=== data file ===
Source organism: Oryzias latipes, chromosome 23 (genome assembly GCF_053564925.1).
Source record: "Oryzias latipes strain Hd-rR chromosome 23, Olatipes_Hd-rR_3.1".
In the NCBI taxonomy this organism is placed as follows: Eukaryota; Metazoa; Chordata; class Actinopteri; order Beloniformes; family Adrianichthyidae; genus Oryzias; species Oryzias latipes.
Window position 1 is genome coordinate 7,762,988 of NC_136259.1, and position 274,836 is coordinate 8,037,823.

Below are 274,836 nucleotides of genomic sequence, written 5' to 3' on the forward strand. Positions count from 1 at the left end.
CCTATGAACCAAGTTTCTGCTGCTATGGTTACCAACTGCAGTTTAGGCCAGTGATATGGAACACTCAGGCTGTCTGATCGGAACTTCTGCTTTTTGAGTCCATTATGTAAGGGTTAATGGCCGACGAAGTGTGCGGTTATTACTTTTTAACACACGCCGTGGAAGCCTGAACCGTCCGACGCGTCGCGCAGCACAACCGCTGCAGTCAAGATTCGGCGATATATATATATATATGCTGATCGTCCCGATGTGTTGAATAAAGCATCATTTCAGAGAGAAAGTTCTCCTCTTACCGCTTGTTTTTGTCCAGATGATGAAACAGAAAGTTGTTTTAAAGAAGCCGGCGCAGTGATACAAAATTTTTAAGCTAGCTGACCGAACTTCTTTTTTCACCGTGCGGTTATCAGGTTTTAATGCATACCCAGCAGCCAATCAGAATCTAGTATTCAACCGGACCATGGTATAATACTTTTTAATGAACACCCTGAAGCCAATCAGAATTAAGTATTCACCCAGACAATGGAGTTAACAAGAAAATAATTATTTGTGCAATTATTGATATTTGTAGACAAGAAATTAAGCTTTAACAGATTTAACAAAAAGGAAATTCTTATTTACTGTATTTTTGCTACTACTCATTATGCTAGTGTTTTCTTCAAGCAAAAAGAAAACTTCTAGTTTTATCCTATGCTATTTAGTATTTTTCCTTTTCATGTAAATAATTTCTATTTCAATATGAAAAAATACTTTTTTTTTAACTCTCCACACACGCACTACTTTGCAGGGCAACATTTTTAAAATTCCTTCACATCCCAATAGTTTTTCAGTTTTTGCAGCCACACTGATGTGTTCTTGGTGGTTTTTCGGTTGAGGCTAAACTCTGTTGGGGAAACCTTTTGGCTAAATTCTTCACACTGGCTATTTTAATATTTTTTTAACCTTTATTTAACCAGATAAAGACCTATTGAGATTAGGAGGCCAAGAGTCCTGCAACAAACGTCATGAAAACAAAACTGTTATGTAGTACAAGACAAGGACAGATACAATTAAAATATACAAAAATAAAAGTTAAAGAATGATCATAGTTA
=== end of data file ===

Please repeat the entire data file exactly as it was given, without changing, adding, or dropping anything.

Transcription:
Source organism: Oryzias latipes, chromosome 23 (genome assembly GCF_053564925.1).
Source record: "Oryzias latipes strain Hd-rR chromosome 23, Olatipes_Hd-rR_3.1".
In the NCBI taxonomy this organism is placed as follows: Eukaryota; Metazoa; Chordata; class Actinopteri; order Beloniformes; family Adrianichthyidae; genus Oryzias; species Oryzias latipes.
Window position 1 is genome coordinate 7,762,988 of NC_136259.1, and position 274,836 is coordinate 8,037,823.

Below are 274,836 nucleotides of genomic sequence, written 5' to 3' on the forward strand. Positions count from 1 at the left end.
CCTATGAACCAAGTTTCTGCTGCTATGGTTACCAACTGCAGTTTAGGCCAGTGATATGGAACACTCAGGCTGTCTGATCGGAACTTCTGCTTTTTGAGTCCATTATGTAAGGGTTAATGGCCGACGAAGTGTGCGGTTATTACTTTTTAACACACGCCGTGGAAGCCTGAACCGTCCGACGCGTCGCGCAGCACAACCGCTGCAGTCAAGATTCGGCGATATATATATATATATGCTGATCGTCCCGATGTGTTGAATAAAGCATCATTTCAGAGAGAAAGTTCTCCTCTTACCGCTTGTTTTTGTCCAGATGATGAAACAGAAAGTTGTTTTAAAGAAGCCGGCGCAGTGATACAAAATTTTTAAGCTAGCTGACCGAACTTCTTTTTTCACCGTGCGGTTATCAGGTTTTAATGCATACCCAGCAGCCAATCAGAATCTAGTATTCAACCGGACCATGGTATAATACTTTTTAATGAACACCCTGAAGCCAATCAGAATTAAGTATTCACCCAGACAATGGAGTTAACAAGAAAATAATTATTTGTGCAATTATTGATATTTGTAGACAAGAAATTAAGCTTTAACAGATTTAACAAAAAGGAAATTCTTATTTACTGTATTTTTGCTACTACTCATTATGCTAGTGTTTTCTTCAAGCAAAAAGAAAACTTCTAGTTTTATCCTATGCTATTTAGTATTTTTCCTTTTCATGTAAATAATTTCTATTTCAATATGAAAAAATACTTTTTTTTTAACTCTCCACACACGCACTACTTTGCAGGGCAACATTTTTAAAATTCCTTCACATCCCAATAGTTTTTCAGTTTTTGCAGCCACACTGATGTGTTCTTGGTGGTTTTTCGGTTGAGGCTAAACTCTGTTGGGGAAACCTTTTGGCTAAATTCTTCACACTGGCTATTTTAATATTTTTTTAACCTTTATTTAACCAGATAAAGACCTATTGAGATTAGGAGGCCAAGAGTCCTGCAACAAACGTCATGAAAACAAAACTGTTATGTAGTACAAGACAAGGACAGATACAATTAAAATATACAAAAATAAAAGTTAAAGAATGATCATAGTTA